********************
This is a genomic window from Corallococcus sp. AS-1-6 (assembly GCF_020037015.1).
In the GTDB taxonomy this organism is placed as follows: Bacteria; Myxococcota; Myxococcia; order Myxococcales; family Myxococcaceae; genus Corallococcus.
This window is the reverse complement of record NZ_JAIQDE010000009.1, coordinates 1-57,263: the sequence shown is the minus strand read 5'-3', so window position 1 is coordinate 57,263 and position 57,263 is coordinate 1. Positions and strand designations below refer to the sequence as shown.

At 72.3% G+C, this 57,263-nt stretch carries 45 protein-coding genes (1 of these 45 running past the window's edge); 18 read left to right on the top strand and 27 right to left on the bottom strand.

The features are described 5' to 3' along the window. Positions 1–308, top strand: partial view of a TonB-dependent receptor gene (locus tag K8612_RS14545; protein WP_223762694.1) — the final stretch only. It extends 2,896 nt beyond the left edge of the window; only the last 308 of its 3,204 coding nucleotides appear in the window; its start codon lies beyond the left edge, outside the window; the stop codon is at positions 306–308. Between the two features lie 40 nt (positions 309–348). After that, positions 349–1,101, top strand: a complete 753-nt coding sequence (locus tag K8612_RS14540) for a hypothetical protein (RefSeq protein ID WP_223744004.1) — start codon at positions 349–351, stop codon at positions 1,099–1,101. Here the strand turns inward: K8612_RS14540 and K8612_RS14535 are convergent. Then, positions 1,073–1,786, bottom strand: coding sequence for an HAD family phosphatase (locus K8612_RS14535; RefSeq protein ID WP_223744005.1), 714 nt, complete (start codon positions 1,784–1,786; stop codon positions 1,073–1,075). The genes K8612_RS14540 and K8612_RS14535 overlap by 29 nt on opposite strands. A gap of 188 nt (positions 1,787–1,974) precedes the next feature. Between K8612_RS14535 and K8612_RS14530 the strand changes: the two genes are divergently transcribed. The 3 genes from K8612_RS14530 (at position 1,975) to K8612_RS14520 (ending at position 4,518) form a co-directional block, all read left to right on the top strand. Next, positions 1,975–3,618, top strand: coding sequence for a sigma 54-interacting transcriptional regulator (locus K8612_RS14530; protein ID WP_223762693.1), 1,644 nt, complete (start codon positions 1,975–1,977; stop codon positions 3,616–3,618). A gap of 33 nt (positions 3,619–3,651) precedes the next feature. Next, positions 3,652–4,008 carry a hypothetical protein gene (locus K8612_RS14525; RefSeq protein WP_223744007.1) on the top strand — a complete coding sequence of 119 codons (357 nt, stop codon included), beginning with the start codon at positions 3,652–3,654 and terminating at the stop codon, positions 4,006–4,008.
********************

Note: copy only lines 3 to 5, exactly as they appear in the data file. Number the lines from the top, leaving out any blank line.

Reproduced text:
This window is the reverse complement of record NZ_JAIQDE010000009.1, coordinates 1-57,263: the sequence shown is the minus strand read 5'-3', so window position 1 is coordinate 57,263 and position 57,263 is coordinate 1. Positions and strand designations below refer to the sequence as shown.

At 72.3% G+C, this 57,263-nt stretch carries 45 protein-coding genes (1 of these 45 running past the window's edge); 18 read left to right on the top strand and 27 right to left on the bottom strand.

The features are described 5' to 3' along the window. Positions 1–308, top strand: partial view of a TonB-dependent receptor gene (locus tag K8612_RS14545; protein WP_223762694.1) — the final stretch only. It extends 2,896 nt beyond the left edge of the window; only the last 308 of its 3,204 coding nucleotides appear in the window; its start codon lies beyond the left edge, outside the window; the stop codon is at positions 306–308. Between the two features lie 40 nt (positions 309–348). After that, positions 349–1,101, top strand: a complete 753-nt coding sequence (locus tag K8612_RS14540) for a hypothetical protein (RefSeq protein ID WP_223744004.1) — start codon at positions 349–351, stop codon at positions 1,099–1,101. Here the strand turns inward: K8612_RS14540 and K8612_RS14535 are convergent. Then, positions 1,073–1,786, bottom strand: coding sequence for an HAD family phosphatase (locus K8612_RS14535; RefSeq protein ID WP_223744005.1), 714 nt, complete (start codon positions 1,784–1,786; stop codon positions 1,073–1,075). The genes K8612_RS14540 and K8612_RS14535 overlap by 29 nt on opposite strands. A gap of 188 nt (positions 1,787–1,974) precedes the next feature. Between K8612_RS14535 and K8612_RS14530 the strand changes: the two genes are divergently transcribed. The 3 genes from K8612_RS14530 (at position 1,975) to K8612_RS14520 (ending at position 4,518) form a co-directional block, all read left to right on the top strand. Next, positions 1,975–3,618, top strand: coding sequence for a sigma 54-interacting transcriptional regulator (locus K8612_RS14530; protein ID WP_223762693.1), 1,644 nt, complete (start codon positions 1,975–1,977; stop codon positions 3,616–3,618). A gap of 33 nt (positions 3,619–3,651) precedes the next feature. Next, positions 3,652–4,008 carry a hypothetical protein gene (locus K8612_RS14525; RefSeq protein WP_223744007.1) on the top strand — a complete coding sequence of 119 codons (357 nt, stop codon included), beginning with the start codon at positions 3,652–3,654 and terminating at the stop codon, positions 4,006–4,008.